Thanks for finding the presumed mistake Andy. I will investigate the source of my information and whether it was missed by the editor on a "corrections revision". Please post a notice here, if you find any others. All of the (7) mistakes I've found are printed as corrections on the amazon site under "See All Editorials". If the acid/water warning is wrong, I'll add that correction to the amazon site.
The Charge-It solution is a great battery life extender and of course the Battery Tender. Very important to never use any other charger. All it takes is one charge with a 6V automotive charger and the 6V, H-2 motorcycle battery is permanently ruined.

If the battery is rated as 22 amp hr. it must be initially charged for 22 hrs.

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Re: "Mechanics and Owners guide for 41-59 HDs Vol I"

#4

Post by awander » Tue Sep 09, 2008 2:41 am

VT:

I have another one-it may be a mistake, or it may be that i just don;t understand it.

in Vol I, on p21, under Troubleshooting, it says:

"Problem: The motor is running at highway speed and suddenly cuts off. The points have closed.
Solution: While the motor is still turning over, try pushing the (Linkert) choke lever all the way down (closed), then one notch up (open) from full choke. This should keep the motor running at 55 mph until you can get safely off the road to make a repair...." It goes on to detail how the plugs should be removed, and replaced soon, and how to set the gap of the points.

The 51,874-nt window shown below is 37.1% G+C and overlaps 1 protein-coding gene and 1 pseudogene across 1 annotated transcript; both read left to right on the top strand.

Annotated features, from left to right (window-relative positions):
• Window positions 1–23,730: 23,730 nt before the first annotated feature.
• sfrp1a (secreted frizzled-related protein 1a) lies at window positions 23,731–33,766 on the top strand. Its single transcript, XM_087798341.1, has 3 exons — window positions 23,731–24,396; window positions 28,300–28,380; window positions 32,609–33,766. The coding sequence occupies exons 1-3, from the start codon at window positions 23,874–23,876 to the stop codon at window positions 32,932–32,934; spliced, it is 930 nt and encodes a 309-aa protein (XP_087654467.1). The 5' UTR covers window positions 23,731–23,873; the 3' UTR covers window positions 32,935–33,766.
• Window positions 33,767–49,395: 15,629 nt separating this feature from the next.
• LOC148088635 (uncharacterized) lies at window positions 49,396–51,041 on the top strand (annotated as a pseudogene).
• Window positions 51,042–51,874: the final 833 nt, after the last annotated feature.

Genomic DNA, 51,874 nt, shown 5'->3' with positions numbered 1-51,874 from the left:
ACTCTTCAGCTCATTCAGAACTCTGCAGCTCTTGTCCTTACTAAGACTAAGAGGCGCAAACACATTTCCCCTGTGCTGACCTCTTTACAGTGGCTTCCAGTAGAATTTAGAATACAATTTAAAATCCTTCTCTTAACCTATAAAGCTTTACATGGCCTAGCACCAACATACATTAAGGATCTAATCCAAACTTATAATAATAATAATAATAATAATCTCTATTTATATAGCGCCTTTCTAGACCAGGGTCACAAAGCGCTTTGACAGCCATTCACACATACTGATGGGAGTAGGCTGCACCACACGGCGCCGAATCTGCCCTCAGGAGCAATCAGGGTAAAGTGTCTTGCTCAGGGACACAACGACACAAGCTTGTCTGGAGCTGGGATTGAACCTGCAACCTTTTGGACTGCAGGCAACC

Does "The points have closed" mean "The points gap adjustment has slipped, so that they are no longer opening as far as they should"?

And will putting the engine on (almost) full choke really let it run better with a small-to-non-existent points gap?

The book also says:

"Caution: Do not touch the spark plug while kicking the motor over. Serious or fatal electric shock may occur. If the plug must be held during this test, use rubber insulated pliers and not your hand. Remove all gasoline form the area."

Does this warning apply to this "Problem-Solution"?(which does not mention doing any kind of test with the plugs, or kicking the motor at all, or even the fact that you need to put the plugs back in). Or does it apply to the next Problem-Solution?

I think the editor skipped this page(or else I am just missing something).

VT

Re: "Mechanics and Owners guide for 41-59 HDs Vol I"

#5

Post by VT » Tue Sep 09, 2008 3:30 am

Does "The points have closed" mean "The points gap adjustment has slipped, so that they are no longer opening as far as they should"?
Yes, the points have slipped and are closer together. Choking the Linkert and making it run richer helps. Try it if it ever happens to you - but after you're well off the road and riding on the shoulder. 0.022" for the points, 1936 - 1960.
"Caution: Do not touch the spark plug while kicking the motor over. Serious or fatal electric shock may occur. If the plug must be held during this test, use rubber insulated pliers and not your hand. Remove all gasoline form the area."
That's a warning connected to kicking the motor over.
If you find any more, try and give me the page number too. Thank you :!: